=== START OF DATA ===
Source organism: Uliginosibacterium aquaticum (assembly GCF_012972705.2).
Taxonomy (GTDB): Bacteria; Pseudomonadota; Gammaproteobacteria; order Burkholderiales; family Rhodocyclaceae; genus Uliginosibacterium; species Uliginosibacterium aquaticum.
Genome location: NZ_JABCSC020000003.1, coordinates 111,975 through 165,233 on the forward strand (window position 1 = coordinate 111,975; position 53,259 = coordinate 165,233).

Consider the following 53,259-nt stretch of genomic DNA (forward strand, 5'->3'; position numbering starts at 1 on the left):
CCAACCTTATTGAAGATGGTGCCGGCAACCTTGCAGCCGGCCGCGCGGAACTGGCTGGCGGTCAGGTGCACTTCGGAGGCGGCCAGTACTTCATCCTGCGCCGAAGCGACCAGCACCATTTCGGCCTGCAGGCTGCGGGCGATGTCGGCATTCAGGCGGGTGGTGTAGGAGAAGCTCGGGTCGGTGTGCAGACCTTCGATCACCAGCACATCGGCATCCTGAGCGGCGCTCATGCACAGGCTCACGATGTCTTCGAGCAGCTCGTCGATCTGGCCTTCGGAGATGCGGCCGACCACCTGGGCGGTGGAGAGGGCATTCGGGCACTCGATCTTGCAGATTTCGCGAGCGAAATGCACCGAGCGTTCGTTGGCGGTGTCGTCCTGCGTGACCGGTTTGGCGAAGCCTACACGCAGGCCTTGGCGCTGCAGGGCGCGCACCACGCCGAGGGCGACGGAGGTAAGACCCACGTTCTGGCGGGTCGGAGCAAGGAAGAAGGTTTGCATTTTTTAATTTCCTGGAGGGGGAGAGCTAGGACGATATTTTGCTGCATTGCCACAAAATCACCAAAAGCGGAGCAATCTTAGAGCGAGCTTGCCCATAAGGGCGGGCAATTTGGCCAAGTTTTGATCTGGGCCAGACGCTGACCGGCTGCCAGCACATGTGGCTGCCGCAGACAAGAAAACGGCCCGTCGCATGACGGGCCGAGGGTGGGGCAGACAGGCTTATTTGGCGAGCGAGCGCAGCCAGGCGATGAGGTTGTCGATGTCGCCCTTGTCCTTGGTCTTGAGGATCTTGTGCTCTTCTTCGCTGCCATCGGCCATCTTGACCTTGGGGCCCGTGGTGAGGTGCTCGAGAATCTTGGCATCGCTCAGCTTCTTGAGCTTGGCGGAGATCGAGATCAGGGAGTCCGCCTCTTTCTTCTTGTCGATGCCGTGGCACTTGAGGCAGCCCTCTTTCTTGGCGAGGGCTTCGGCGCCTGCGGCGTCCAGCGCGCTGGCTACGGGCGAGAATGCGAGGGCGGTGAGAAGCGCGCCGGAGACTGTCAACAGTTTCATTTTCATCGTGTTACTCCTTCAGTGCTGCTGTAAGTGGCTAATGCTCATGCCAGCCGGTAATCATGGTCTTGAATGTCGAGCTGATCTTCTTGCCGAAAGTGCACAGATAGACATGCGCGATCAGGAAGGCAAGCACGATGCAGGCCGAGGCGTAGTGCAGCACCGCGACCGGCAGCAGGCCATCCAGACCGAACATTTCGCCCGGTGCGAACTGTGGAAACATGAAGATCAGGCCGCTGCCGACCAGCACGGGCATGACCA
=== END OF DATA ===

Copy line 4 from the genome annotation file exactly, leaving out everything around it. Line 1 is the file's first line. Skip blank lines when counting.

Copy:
Consider the following 53,259-nt stretch of genomic DNA (forward strand, 5'->3'; position numbering starts at 1 on the left):